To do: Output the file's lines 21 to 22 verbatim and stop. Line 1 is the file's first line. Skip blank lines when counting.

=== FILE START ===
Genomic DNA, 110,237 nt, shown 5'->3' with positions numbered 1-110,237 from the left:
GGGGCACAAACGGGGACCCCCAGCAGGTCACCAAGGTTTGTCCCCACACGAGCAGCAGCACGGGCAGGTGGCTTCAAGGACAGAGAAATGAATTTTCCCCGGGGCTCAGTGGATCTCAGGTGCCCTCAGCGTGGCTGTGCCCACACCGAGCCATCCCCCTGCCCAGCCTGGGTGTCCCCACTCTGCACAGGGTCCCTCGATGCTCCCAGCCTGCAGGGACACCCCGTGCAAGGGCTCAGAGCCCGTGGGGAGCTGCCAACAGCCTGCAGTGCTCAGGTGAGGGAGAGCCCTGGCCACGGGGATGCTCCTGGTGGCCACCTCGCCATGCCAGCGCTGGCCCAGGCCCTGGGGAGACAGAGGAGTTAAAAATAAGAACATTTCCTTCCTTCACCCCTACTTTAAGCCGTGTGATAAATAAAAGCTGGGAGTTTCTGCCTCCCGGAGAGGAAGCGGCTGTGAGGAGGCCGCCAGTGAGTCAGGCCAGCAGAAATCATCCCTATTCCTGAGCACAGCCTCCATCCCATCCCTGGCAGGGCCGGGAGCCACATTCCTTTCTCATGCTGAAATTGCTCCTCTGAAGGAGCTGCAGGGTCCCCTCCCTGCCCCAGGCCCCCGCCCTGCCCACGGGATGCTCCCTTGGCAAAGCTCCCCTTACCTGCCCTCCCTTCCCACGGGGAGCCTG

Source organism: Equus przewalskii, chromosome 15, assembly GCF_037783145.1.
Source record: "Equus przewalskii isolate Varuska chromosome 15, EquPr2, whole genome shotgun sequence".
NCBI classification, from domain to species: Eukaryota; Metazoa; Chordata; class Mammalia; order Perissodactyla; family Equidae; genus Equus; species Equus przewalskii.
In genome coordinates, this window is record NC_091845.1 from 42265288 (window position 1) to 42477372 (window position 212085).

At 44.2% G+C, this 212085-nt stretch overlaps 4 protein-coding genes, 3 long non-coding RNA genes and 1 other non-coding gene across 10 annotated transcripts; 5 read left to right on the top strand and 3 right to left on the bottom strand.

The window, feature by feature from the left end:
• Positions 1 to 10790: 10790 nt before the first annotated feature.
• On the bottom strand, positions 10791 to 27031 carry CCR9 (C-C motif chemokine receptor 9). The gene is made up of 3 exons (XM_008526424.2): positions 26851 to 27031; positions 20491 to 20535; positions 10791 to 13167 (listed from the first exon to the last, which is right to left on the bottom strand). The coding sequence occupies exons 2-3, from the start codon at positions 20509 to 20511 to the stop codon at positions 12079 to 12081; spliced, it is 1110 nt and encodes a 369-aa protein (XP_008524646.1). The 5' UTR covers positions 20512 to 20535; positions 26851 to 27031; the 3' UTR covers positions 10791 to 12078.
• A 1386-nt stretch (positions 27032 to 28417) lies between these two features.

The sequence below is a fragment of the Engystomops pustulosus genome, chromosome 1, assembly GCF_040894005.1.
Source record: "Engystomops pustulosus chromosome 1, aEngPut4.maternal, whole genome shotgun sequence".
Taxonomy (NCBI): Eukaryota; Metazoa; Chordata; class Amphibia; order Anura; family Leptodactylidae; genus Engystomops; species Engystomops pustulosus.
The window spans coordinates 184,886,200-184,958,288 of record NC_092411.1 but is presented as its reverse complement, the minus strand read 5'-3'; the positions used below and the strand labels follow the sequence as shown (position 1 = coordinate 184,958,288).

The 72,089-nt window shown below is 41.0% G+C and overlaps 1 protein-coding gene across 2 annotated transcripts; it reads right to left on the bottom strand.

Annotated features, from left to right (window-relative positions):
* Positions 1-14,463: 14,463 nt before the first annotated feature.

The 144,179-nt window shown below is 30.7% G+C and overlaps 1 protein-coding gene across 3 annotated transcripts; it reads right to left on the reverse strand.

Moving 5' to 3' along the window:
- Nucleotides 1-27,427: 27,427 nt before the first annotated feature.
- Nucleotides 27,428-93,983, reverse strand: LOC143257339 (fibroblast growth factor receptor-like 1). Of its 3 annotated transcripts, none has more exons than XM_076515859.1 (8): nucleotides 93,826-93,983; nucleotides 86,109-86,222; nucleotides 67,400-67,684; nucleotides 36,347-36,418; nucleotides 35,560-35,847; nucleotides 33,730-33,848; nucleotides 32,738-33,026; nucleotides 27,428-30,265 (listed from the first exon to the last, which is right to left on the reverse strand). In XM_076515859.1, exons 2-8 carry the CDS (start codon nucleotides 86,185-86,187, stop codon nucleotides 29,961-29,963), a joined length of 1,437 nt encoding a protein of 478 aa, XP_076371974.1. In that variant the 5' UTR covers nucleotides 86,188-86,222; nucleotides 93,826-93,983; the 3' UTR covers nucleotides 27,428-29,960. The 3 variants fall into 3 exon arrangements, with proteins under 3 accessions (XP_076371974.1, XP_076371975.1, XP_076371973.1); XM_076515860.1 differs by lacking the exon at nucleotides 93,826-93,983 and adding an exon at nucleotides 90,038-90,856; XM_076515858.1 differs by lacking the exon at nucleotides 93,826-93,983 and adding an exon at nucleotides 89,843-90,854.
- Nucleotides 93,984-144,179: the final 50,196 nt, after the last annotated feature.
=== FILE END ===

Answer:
- Nucleotides 1-27,427: 27,427 nt before the first annotated feature.
- Nucleotides 27,428-93,983, reverse strand: LOC143257339 (fibroblast growth factor receptor-like 1). Of its 3 annotated transcripts, none has more exons than XM_076515859.1 (8): nucleotides 93,826-93,983; nucleotides 86,109-86,222; nucleotides 67,400-67,684; nucleotides 36,347-36,418; nucleotides 35,560-35,847; nucleotides 33,730-33,848; nucleotides 32,738-33,026; nucleotides 27,428-30,265 (listed from the first exon to the last, which is right to left on the reverse strand). In XM_076515859.1, exons 2-8 carry the CDS (start codon nucleotides 86,185-86,187, stop codon nucleotides 29,961-29,963), a joined length of 1,437 nt encoding a protein of 478 aa, XP_076371974.1. In that variant the 5' UTR covers nucleotides 86,188-86,222; nucleotides 93,826-93,983; the 3' UTR covers nucleotides 27,428-29,960. The 3 variants fall into 3 exon arrangements, with proteins under 3 accessions (XP_076371974.1, XP_076371975.1, XP_076371973.1); XM_076515860.1 differs by lacking the exon at nucleotides 93,826-93,983 and adding an exon at nucleotides 90,038-90,856; XM_076515858.1 differs by lacking the exon at nucleotides 93,826-93,983 and adding an exon at nucleotides 89,843-90,854.